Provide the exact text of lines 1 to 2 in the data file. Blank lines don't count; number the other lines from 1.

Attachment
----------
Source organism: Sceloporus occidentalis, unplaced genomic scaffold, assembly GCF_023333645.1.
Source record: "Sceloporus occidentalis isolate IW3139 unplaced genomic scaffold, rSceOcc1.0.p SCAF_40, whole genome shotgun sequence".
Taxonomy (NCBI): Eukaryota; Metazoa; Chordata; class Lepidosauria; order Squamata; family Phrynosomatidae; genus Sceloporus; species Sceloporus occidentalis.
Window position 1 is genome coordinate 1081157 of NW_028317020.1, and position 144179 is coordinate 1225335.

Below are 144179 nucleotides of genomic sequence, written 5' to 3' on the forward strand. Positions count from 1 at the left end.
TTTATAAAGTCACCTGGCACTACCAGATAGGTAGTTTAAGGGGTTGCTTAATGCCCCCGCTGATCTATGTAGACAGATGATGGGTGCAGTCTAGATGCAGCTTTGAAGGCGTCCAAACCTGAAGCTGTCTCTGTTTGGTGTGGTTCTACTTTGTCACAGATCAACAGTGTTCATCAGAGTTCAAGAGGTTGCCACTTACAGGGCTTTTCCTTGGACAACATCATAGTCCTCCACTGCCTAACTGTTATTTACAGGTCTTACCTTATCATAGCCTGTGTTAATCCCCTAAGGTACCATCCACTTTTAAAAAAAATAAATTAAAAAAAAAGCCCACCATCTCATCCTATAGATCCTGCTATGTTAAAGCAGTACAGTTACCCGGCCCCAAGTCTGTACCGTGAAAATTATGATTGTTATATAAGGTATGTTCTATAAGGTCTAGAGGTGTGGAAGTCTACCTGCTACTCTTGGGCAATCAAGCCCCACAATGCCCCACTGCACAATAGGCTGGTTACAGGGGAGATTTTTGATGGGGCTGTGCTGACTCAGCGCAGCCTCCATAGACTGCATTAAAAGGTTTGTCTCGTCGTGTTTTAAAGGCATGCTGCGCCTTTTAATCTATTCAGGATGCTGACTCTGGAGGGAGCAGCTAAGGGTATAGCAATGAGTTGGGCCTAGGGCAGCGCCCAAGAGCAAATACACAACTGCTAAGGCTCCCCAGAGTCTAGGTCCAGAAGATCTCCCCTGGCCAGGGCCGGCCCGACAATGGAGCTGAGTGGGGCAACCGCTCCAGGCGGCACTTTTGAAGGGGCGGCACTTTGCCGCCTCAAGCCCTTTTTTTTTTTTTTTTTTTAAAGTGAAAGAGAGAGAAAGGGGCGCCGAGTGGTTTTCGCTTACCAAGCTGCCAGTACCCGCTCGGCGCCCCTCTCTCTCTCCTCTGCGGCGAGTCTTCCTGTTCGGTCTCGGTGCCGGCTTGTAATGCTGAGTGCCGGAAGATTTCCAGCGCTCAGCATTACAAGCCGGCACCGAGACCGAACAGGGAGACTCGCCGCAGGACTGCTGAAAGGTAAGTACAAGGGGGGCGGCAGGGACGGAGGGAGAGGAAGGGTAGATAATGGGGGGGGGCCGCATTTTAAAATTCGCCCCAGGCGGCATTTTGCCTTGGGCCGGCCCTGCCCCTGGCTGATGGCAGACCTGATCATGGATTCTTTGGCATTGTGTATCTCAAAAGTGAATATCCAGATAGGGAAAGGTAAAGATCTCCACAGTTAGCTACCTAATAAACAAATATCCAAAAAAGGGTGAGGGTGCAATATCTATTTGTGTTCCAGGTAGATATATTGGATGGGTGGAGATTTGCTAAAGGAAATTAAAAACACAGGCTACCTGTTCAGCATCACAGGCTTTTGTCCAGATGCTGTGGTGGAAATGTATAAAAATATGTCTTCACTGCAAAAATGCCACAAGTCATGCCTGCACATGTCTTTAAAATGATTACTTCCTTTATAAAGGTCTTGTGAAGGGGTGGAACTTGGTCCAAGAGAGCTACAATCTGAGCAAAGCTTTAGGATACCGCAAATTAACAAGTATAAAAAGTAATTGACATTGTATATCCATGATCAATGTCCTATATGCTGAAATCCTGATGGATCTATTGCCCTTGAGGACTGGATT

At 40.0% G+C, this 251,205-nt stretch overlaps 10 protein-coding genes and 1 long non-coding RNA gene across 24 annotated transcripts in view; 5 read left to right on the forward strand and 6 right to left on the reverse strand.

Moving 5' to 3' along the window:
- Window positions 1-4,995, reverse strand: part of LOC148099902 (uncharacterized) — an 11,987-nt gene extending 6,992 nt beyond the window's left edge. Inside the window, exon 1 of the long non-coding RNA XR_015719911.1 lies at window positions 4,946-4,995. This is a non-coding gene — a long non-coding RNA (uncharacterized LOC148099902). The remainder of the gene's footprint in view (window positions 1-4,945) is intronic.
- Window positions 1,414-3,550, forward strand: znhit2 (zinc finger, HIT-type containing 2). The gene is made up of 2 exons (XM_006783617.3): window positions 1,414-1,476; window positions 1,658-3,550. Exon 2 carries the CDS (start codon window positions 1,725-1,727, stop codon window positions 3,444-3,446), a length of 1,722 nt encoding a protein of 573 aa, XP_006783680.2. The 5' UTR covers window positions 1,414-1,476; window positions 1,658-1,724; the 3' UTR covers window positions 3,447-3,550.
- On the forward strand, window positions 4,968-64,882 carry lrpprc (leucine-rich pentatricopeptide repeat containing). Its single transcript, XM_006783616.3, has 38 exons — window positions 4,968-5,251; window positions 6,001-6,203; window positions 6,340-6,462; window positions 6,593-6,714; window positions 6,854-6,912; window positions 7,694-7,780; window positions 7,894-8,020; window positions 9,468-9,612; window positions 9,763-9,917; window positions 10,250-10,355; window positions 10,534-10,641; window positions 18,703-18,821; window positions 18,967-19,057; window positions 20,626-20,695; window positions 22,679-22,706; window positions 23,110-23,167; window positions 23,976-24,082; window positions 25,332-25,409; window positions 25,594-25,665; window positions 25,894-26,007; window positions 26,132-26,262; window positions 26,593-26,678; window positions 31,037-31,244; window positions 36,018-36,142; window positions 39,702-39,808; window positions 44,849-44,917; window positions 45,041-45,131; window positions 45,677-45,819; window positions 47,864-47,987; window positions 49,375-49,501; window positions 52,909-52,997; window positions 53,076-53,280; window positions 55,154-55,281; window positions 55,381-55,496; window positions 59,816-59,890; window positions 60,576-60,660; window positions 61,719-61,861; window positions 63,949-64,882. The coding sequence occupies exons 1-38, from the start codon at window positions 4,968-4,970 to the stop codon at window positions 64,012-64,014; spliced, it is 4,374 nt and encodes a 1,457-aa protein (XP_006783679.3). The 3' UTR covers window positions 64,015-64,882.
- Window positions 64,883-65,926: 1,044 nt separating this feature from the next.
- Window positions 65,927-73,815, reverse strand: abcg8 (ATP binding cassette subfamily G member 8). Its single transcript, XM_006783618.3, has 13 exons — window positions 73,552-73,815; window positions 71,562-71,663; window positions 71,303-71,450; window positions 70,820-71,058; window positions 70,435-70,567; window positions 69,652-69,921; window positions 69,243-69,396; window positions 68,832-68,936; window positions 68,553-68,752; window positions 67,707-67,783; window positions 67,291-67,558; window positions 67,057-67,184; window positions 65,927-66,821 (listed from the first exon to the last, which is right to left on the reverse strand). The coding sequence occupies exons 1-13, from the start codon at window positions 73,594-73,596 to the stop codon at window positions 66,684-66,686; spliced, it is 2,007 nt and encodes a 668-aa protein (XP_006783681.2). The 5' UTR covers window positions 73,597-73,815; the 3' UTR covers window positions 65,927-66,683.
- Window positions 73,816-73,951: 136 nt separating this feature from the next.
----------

Source organism: Sceloporus occidentalis, unplaced genomic scaffold, assembly GCF_023333645.1.
Source record: "Sceloporus occidentalis isolate IW3139 unplaced genomic scaffold, rSceOcc1.0.p SCAF_40, whole genome shotgun sequence".